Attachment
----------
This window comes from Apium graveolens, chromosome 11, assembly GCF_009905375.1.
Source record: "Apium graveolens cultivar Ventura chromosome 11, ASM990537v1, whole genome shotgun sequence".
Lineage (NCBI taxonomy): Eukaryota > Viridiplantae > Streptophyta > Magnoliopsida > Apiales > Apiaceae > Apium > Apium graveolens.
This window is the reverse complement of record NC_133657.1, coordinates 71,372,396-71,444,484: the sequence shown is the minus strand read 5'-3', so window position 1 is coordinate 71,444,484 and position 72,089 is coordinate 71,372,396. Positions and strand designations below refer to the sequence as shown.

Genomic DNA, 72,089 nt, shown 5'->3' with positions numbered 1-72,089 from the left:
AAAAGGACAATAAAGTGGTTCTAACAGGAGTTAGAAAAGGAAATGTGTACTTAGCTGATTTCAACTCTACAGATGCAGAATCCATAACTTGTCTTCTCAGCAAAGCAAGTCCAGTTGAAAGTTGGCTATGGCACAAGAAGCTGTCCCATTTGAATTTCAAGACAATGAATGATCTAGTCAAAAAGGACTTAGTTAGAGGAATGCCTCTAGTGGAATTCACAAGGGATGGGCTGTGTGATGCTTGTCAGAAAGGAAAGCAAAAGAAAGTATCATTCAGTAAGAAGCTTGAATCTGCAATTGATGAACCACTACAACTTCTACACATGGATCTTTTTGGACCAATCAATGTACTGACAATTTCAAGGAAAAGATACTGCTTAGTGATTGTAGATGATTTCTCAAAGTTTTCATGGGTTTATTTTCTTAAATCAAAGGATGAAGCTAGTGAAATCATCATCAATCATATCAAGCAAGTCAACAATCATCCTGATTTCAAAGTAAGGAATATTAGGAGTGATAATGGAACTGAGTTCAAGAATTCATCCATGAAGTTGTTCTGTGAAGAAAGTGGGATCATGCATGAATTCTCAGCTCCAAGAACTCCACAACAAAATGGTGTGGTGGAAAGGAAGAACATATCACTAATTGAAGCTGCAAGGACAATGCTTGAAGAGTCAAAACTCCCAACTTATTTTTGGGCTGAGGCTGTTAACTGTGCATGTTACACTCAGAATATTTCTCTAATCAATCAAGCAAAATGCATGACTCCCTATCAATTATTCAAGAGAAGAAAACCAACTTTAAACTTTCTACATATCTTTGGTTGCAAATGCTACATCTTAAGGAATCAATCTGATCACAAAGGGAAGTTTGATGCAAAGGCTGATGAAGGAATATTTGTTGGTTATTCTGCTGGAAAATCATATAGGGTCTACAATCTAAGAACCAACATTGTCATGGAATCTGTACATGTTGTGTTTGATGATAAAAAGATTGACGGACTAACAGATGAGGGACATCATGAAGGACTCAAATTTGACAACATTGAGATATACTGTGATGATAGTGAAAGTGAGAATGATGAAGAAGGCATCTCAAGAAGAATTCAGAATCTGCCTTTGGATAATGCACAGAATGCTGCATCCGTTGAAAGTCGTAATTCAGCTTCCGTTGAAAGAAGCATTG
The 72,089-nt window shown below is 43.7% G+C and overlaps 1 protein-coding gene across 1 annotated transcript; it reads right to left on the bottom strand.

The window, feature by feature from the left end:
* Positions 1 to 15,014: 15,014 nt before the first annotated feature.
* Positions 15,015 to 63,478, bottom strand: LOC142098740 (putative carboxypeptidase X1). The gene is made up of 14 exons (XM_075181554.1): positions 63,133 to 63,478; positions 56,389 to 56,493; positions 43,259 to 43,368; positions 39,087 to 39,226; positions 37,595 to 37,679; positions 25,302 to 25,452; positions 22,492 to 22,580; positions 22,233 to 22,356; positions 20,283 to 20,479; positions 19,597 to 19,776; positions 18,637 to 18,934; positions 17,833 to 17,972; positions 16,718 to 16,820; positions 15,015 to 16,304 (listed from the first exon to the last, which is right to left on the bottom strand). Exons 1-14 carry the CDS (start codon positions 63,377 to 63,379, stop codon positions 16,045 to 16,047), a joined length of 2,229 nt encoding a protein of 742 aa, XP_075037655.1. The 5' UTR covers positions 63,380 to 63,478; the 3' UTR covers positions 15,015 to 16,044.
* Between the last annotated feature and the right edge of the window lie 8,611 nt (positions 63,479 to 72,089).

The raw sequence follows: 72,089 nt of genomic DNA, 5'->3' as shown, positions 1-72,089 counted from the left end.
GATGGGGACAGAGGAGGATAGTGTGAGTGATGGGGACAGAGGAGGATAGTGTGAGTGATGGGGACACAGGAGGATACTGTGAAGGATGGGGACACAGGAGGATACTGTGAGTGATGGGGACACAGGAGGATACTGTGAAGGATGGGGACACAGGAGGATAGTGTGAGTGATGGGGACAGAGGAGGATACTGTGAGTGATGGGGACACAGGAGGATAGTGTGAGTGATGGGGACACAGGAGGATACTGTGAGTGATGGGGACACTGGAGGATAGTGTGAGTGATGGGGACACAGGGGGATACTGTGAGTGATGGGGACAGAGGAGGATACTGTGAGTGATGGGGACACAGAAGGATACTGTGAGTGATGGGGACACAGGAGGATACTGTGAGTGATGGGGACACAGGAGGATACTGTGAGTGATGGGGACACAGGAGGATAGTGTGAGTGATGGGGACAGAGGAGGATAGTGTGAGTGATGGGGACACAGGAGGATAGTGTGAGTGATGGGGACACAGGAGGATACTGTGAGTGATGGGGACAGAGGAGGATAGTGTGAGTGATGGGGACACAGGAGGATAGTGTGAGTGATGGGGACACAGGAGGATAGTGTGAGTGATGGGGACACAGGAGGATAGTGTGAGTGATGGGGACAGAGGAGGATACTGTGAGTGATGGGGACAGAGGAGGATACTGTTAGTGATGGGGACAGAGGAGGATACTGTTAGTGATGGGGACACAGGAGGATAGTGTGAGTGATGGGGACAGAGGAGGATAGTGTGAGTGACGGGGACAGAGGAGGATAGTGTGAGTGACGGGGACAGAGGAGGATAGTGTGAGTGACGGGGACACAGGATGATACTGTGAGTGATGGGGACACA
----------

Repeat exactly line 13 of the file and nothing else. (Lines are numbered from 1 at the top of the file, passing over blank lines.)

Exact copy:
GATGGGGACAGAGGAGGATAGTGTGAGTGATGGGGACAGAGGAGGATAGTGTGAGTGATGGGGACACAGGAGGATACTGTGAAGGATGGGGACACAGGAGGATACTGTGAGTGATGGGGACACAGGAGGATACTGTGAAGGATGGGGACACAGGAGGATAGTGTGAGTGATGGGGACAGAGGAGGATACTGTGAGTGATGGGGACACAGGAGGATAGTGTGAGTGATGGGGACACAGGAGGATACTGTGAGTGATGGGGACACTGGAGGATAGTGTGAGTGATGGGGACACAGGGGGATACTGTGAGTGATGGGGACAGAGGAGGATACTGTGAGTGATGGGGACACAGAAGGATACTGTGAGTGATGGGGACACAGGAGGATACTGTGAGTGATGGGGACACAGGAGGATACTGTGAGTGATGGGGACACAGGAGGATAGTGTGAGTGATGGGGACAGAGGAGGATAGTGTGAGTGATGGGGACACAGGAGGATAGTGTGAGTGATGGGGACACAGGAGGATACTGTGAGTGATGGGGACAGAGGAGGATAGTGTGAGTGATGGGGACACAGGAGGATAGTGTGAGTGATGGGGACACAGGAGGATAGTGTGAGTGATGGGGACACAGGAGGATAGTGTGAGTGATGGGGACAGAGGAGGATACTGTGAGTGATGGGGACAGAGGAGGATACTGTTAGTGATGGGGACAGAGGAGGATACTGTTAGTGATGGGGACACAGGAGGATAGTGTGAGTGATGGGGACAGAGGAGGATAGTGTGAGTGACGGGGACAGAGGAGGATAGTGTGAGTGACGGGGACAGAGGAGGATAGTGTGAGTGACGGGGACACAGGATGATACTGTGAGTGATGGGGACACA